A Day in the Life of an Event Manager
Opus Agency’s team of event managers operates on the ground and in the moment, creating amazing experiences for our customers’ attendees. We recently managed to get one of them, Event Coordinator Madeline Golden, back in the office long enough to describe the joys, challenges, and mascot-related misadventures involved with being an event management pro.
So what’s a typical day in the life for members of the event management team?
It’s 5:00am on a Monday and I’m at PDX, checked into my flight, scanning unread emails in the TSA line so I know which to respond to first after my in-flight Wi-Fi is up and running. Playbooks are printed and ready to be set out in our onsite office the moment I arrive. I’m thinking about how I’ll question my Uber driver to evaluate if he’ll be a good fit to hire as an on-call driver for the week. Because it’s entirely possible that three hours later, I’ll be looking for a full-sized bear costume, with furry friends to match, in downtown New York. And the hands are on the wheel can mean the difference between success and failure. (That really happened, by the way.)
Bonus second day in the life: You wake up at 5:00am (hey, slept in!) and meet your fellow road warriors in the hotel lobby, coffee in hand and a “let’s do this!” attitude in mind. We arrive at the venue and quickly scatter to our various battle stations, tackling our to-do lists with ninja-like focus. Finalize the catering order, sound check the DJ, meet with the photographer, confirm the driver for our keynote speaker, and…wait, where are the tables I ordered for room 203?
You get the idea.
At any given moment, plating hors d’oeuvres on one side of the pipe and drape while an NFL quarterback is being interviewed on the other. And just like that, you’re summoned over the radio and run (but really more like a calm, cool, and collected powerwalk) to your assigned breakout room to clear up a small bottleneck that’s formed before the 1:00 session.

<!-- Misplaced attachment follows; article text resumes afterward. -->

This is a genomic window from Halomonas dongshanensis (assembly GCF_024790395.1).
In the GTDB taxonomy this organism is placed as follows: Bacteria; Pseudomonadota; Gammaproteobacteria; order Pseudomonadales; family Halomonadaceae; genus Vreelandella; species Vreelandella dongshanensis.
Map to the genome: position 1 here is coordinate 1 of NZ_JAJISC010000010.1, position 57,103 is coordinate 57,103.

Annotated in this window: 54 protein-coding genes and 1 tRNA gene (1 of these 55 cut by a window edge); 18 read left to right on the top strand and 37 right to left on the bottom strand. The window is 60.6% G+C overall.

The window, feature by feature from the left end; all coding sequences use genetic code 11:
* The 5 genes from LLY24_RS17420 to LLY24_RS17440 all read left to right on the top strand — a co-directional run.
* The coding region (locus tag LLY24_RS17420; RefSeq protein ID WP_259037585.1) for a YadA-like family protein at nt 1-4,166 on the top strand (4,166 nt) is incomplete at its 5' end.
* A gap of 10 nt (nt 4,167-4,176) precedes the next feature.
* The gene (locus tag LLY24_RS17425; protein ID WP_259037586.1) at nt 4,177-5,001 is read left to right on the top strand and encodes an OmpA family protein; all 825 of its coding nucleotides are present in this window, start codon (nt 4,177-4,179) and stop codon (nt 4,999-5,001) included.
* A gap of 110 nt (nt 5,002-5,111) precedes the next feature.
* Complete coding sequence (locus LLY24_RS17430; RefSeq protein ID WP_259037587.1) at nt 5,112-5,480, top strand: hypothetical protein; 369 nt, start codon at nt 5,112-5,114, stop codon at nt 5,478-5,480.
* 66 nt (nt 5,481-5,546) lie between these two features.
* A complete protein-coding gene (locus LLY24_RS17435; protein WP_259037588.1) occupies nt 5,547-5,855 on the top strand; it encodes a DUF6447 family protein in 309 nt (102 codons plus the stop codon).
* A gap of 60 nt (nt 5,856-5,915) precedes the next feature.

By the time 7:00 rolls around, you wonder if your feet might actually fall off (pro tip: ice from the hotel hallway dispenser + an inch or two of cold water at the bottom of the tub back in your room = sweet relief). But you dig deep and head to work the 7:30 meet ‘n’ greet.
Sounds like there’s never a dull moment. What’s your favorite crazy story from the road (besides the stuffed bear thing)?
There’s no bonding like onsite bonding, and any seasoned vet will tell you things can get a little…interesting when people start getting punchy.
Here’s an example: It’s the day before show, and I’m approached by a grinning account manager—not a good sign. She tells me we need to get a mascot costume in someone’s hotel bed ASAP. My blank stare must have said it all, because she quickly added, “Our client wants to have a little fun with her boss, and recruited us to make it happen.”